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Mullardoch-Fasnakyle-Affric Hydroelectric Scheme
Fasnakyle, Glen Affric, Highland, Scotland, UK
Mullardoch-Fasnakyle-Affric Hydroelectric Scheme
associated engineer
Sir William Halcrow & Partners
date  1947 - 1952
era  Modern  |  category  Power Generation  |  reference  NH222312
ICE reference number  HEW 1421
photo  © and licensed for reuse under this
The Mullardoch-Fasnakyle-Affric Hydroelectric Scheme uses water from several lochs in and around Glen Affric to generate electricity at Fasnakyle in Strathglass. It was built for the North of Scotland Hydro-Electric Board and remains an essential component of Scotlandís electricity supply. Mullardoch Dam (pictured) is the schemeís major structure, and is also the largest concrete gravity dam in Britain.
Hydroelectric projects had been proposed for Glen Affric in 1928 and 1941. The first was rejected by Parliament in 1929 and the second was dropped in favour of the more comprehensive Mullardoch-Fasnakyle-Affric scheme. This scheme was approved in February 1946, and opened by HRH Duke of Edinburgh on 13th October 1952. It is located some 48km south west of Inverness and has a catchment area of 32,000ha.
Scheme structures include Mullardoch Dam, a tunnel between Loch Mullardoch and Loch Benevean, a smaller dam at the eastern end Loch Benevean and another tunnel from there to the main generating station at Fasnakyle. Both dams are of the mass concrete gravity type.
Construction of Mullardoch Dam began in 1947. Two years into the work it was decided to raise the height of the dam by 6.1m, a design change that required skilful execution. It is 48m high and 727m long and contains around 229,000 cu m of concrete. In plan, it consists of two wings meeting at an angle of 140 degrees on a natural island, with the apex pointing downstream (north east). There are two spillways, each 96m long.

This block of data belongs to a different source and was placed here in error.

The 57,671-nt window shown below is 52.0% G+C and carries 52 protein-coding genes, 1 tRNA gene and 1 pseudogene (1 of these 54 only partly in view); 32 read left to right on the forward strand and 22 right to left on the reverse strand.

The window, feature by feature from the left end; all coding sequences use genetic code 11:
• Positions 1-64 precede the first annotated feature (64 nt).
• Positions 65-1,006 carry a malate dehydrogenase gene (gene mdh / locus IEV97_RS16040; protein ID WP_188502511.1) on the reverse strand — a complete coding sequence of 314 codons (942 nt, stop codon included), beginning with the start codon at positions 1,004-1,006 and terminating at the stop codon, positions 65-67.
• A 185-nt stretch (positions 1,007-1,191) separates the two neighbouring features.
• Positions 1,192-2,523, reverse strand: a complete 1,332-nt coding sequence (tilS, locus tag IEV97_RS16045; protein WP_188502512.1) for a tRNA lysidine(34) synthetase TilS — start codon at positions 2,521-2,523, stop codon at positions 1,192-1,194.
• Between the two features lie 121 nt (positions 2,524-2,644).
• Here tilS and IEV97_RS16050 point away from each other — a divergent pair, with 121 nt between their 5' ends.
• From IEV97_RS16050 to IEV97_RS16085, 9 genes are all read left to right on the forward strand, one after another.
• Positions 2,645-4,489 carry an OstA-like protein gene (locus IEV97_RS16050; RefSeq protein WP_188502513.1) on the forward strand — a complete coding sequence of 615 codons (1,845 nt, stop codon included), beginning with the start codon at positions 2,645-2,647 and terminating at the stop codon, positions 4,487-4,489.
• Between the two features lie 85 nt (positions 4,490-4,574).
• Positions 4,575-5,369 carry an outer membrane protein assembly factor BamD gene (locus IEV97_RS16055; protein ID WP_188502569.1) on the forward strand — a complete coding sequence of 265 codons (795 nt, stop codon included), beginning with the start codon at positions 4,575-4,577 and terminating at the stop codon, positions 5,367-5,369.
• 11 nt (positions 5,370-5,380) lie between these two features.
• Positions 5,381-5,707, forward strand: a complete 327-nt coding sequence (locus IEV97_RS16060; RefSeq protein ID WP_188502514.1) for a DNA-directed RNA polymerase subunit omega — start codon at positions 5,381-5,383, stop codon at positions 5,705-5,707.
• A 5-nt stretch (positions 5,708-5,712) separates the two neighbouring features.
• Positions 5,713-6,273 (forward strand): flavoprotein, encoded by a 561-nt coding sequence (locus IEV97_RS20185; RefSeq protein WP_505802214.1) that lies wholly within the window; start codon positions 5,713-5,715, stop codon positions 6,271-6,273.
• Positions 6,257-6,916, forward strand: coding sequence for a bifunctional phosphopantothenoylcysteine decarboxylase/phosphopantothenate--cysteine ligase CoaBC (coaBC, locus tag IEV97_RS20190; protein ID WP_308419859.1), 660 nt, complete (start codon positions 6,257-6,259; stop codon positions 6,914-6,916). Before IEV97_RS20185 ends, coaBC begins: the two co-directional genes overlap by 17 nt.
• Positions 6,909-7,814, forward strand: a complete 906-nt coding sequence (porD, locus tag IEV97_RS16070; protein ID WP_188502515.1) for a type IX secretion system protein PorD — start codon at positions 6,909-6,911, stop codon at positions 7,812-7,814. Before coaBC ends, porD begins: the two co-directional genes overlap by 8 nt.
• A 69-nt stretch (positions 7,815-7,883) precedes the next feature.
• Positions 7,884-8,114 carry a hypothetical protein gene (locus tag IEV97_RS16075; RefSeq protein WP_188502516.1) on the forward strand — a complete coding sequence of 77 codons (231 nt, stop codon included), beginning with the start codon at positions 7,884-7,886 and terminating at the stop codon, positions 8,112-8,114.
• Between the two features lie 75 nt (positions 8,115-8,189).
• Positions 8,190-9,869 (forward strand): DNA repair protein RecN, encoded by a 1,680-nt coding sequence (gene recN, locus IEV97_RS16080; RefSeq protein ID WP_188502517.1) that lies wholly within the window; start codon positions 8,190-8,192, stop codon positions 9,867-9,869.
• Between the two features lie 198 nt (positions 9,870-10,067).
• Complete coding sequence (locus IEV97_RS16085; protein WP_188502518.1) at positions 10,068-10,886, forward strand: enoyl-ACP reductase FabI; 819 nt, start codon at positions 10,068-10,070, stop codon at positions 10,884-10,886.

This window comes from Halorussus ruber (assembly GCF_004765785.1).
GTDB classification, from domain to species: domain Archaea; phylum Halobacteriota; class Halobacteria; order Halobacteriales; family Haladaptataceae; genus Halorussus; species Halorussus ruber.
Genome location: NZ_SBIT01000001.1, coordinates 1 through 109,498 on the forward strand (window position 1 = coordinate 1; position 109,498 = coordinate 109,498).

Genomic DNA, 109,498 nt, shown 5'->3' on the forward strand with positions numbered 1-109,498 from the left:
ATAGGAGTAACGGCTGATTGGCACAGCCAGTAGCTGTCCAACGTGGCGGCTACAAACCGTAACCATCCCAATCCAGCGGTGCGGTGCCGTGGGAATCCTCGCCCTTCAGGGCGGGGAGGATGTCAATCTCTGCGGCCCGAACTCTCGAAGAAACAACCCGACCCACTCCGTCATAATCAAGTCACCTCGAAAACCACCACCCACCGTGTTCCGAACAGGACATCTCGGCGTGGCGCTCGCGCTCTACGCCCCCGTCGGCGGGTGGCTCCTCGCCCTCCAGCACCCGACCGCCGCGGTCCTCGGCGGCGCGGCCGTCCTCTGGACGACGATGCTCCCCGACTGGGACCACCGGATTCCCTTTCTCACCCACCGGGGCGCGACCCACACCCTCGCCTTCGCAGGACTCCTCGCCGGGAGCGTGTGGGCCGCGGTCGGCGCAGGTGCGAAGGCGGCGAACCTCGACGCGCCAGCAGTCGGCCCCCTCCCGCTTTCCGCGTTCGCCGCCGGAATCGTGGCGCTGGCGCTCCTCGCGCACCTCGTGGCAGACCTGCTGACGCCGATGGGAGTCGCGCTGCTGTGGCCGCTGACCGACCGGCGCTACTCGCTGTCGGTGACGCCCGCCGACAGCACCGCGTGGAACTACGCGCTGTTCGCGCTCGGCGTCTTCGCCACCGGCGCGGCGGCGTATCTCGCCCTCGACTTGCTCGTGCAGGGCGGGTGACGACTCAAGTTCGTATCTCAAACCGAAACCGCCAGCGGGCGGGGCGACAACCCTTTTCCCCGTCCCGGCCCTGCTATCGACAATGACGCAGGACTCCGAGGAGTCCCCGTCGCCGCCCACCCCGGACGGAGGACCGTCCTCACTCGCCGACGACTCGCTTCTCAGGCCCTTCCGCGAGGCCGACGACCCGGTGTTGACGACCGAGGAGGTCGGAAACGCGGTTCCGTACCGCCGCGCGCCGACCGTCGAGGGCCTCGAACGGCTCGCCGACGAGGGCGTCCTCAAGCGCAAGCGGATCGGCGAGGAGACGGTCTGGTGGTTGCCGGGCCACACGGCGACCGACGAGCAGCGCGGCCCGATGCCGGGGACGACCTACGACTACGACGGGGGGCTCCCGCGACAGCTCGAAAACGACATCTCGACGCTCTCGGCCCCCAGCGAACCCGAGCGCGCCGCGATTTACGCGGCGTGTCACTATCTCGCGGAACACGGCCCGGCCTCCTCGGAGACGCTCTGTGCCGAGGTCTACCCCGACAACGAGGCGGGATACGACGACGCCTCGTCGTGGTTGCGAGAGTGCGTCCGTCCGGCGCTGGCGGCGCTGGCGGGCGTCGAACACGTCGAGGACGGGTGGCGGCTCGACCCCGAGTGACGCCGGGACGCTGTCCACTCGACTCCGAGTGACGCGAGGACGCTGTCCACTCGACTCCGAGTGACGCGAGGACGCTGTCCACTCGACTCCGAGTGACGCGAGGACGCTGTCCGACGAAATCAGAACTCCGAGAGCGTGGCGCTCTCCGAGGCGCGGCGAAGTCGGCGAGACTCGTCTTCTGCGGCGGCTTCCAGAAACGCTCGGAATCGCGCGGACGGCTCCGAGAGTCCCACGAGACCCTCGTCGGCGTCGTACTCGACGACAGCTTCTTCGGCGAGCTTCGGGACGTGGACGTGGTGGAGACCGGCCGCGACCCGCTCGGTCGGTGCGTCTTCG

The level of Loch Mullardoch was raised by 34m to 249m above sea level, forming a reservoir 13.7km long. Water from the reservoir is conveyed through a 4.4m diameter tunnel 4.8km long to Loch Benevean. This loch was dammed to raise its water level by 7m. A second 4.8km long tunnel, 4.8m in diameter laid to a gradient of 1 in 50, delivers water from Loch Benevean to Fasnakyle Power Station.
The tunnel divides into three pipelines at the power station to supply water to its three 22MW turbo alternators, with Francis-type turbines working under a gross head of 158.5m and each developing 24.6MW at 375rpm. A fourth underground generator was added when the station was extended in 2004-6.
The extensive project necessitated the building of two camps (at Cannich and Cozac) to house up to 2,000 people. Existing roads and bridges had to be widened and strengthened, and a 3.6MW temporary diesel generating station was installed. The multi-national workforce — British, Irish, Polish, Czech, German and Canadian — was nicknamed the 'Tunnel Tigers'.
Fasnakyle Power Station is built of sandstone and embellished with relief carvings by sculptor Hew Lorimer (1907-93). It was designated a Category B listed building in 1986, and upgraded to Category A in 1997.
Architect (Fasnakyle Power Station): James Shearer
Contractor: John Cochrane & Sons
Research: ECPK
"The Mullardoch-Fasnakyle-Affric Tunnels. Works Construction Division" by E.C. Dillon, in ICE Proceedings, Vol.8, pp.18-29, London, January 1950
reference sources   CEH SHI

Mullardoch-Fasnakyle-Affric Hydroelectric Scheme